An excerpt of the Turkish show Flames of Passion was broadcast at the Eurovision Song Contest final – a suitable slot for a production that treads the tricky line between representing a nation and appealing to an international audience. It applies the Riverdance formula: take some local colour, give it some theatrical razzle-dazzle and let it travel.
Riverdance was slick and clever; Flames of Passion is a turkey. It ropes together a series of regional dances, slaps on a modern makeover and runs them through countless costume changes. It opens with a mysterious figure in a tall hat and billowing robes, who emerges from the mists and gives us a twirl. Dervish dance over, the music drums up a basic pop beat, and crowds of dancers in folk costumes and multicoloured ribbons circle, weave and stamp about the floor.
In the punchy Caucasian dance the men crouch and kick, Cossack-style, or execute fearsome piked jumps before landing on their knees. In the Arabic number, the women belly dance in unison, low-hanging tassles accentuating the jut and snake of their hips. The swirling Azerian solo is a welcome interlude of easy lyricism.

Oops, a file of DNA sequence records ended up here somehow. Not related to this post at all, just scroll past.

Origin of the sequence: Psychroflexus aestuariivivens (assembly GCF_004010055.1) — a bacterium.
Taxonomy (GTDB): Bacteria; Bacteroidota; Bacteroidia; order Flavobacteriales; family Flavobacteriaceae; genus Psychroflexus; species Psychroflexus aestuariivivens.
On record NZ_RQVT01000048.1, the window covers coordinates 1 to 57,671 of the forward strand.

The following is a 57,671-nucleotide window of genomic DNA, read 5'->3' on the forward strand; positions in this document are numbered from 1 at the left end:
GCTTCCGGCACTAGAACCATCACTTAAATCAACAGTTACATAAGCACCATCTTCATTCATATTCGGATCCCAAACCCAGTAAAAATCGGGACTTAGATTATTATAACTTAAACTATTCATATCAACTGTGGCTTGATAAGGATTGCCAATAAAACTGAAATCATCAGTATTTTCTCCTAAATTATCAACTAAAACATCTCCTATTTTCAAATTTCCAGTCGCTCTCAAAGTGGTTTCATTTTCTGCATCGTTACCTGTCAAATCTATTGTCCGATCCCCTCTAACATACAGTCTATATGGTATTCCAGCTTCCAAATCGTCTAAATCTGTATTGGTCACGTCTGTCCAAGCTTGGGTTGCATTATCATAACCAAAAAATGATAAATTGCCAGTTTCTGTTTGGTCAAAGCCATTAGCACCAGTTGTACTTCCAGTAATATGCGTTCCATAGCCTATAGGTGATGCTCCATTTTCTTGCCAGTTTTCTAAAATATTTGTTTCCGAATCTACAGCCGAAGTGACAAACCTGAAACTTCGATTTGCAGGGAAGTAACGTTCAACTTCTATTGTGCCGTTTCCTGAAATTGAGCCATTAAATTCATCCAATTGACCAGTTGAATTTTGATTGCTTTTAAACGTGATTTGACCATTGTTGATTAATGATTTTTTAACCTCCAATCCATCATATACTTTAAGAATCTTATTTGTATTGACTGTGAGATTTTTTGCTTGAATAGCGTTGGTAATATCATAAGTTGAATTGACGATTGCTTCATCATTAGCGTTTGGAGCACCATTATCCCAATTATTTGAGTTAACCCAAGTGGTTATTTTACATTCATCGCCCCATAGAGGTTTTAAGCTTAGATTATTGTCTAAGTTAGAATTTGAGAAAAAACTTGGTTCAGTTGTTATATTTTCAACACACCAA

What’s Turkish for ‘naff’?
Most of the other episodes seem inexplicable. Three women imitate music-box figurines, and one is lured into a balletic duet by a young man, having perhaps been brought to life by the flame of his passion. And why bother with a “plate-whirling” dance when the plates spinning atop their sticks look fixed-on and battery-powered?
The dancers are not polished, but it’s not their fault that it all looks tacky and ill-conceived. What’s Turkish for “naff”?